Choosing mediation over an adversarial legal process will help you build a parenting plan of your choice. Together, you and your spouse can put in place the parameters and many details that you think will work best for you and for your children. The mere fact that you are cooperating in building this plan sets an example of communication for your children and will translate into a positive outcome for everyone. When children are confident of the love of both parents, they adjust more quickly and easily to divorce.
Here are a few things to keep in mind beyond the schedule itself:
Transitions from one house to another
The actual going back and forth from one household to another, whether it happens every few days or just on weekends, can be hard on the children. Every reunion with one parent is also a separation from the other; each “hello” is also a “goodbye.” In joint custody arrangements, transition time is inevitable, but there are many things that you can do to help ease the transitions, both when your children leave and when they return. Some parents choose to drop off rather than pick up the children on the “switch day” as sometimes the pick up can interrupt the children in their activities and may upset them. This may not always be possible or convenient for the parents’ schedules, so try to plan ahead.
When your child leaves
As kids prepare to leave one house for the other, try to stay positive and have them ready on time. You may use some of the following ideas to ease those transitions:
- Help children anticipate the change: Remind them a day or two before the visit that they will be leaving for the other parent’s house.
- Pack in advance: Depending on their age, help children pack their bags well before they leave so that they don’t forget anything that is important to them. Encourage them to pack a favorite toy, stuffed animal or some other special item that they may want to have with them.
- Double up: To make packing simpler and make kids feel more comfortable when they are at the other parent’s house, have certain basics—toothbrush, hairbrush, pajamas, spare clothes—at both houses.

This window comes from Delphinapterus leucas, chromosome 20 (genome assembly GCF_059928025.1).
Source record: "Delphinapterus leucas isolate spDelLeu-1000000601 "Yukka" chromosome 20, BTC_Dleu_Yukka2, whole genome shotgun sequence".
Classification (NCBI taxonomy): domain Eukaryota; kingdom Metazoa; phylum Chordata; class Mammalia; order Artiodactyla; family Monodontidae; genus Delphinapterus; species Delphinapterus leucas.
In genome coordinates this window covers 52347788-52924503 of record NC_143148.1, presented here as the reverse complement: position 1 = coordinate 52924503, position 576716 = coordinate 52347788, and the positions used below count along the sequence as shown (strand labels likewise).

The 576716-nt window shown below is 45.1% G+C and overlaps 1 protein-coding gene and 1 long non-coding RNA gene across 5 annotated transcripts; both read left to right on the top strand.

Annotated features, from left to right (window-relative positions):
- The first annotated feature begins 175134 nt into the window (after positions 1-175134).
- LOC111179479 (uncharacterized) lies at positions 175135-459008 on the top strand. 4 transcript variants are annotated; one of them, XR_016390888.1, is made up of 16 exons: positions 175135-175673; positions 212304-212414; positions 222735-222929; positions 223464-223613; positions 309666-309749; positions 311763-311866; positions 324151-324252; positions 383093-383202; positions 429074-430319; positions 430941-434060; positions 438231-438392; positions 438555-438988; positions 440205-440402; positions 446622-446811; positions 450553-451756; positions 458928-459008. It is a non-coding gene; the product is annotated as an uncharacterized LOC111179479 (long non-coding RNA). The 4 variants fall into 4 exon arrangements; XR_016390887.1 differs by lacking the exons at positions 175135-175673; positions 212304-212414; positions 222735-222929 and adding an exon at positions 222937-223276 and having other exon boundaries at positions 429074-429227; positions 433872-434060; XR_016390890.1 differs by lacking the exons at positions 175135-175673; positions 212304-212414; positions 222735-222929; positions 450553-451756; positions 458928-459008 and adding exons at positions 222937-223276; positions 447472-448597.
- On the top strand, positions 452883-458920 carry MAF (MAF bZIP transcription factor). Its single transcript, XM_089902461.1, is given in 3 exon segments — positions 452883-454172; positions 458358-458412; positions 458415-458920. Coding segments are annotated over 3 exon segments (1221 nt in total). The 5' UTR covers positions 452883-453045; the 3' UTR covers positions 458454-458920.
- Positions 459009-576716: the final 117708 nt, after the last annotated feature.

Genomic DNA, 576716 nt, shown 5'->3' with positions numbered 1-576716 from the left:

When your child returns
Especially in the beginning of the routine between the two homes, your child’s return can be awkward or even rocky. Try to allow the children some “space.” Children often need a little time to adjust to the transition. They probably don’t want to answer questions about what happened at the other house, so don’t quiz them. Let them speak up if they choose to do so. If they do seem to need some space, do something else nearby. In time, things will get back to normal.
Dealing with visitation refusal
Sometimes children refuse to leave one parent to be with the other. These transitions for children can be hard so refusal is quite common. Try and gently find the cause. The problem may be one that is easy to resolve, requiring a slight change in discipline style, or having more toys or clothes that they are attached to. It may be an emotional reason such as conflict or a misunderstanding. It may be that they were in the middle of their favorite television show when they had to get up and leave for the other house! Go with the flow. Whether you have detected the reason for the refusal or not, try to give your children the space and time that they obviously need.
A heart-to-heart talk with the other parent about the refusal may be challenging and emotional, but can help you figure out what the problem is. Try to be sensitive and understanding as you discuss this touchy subject. In the end, especially when your children are younger, the parents are the ones that ultimately make the decisions and it’s better for the children that you have regular interaction between the two of you so that you can work together on all these issues.
Do you have any good tips that you have used and would like to share with other parents? Please feel free to share them in the “leave a comment” box below! Thank you.
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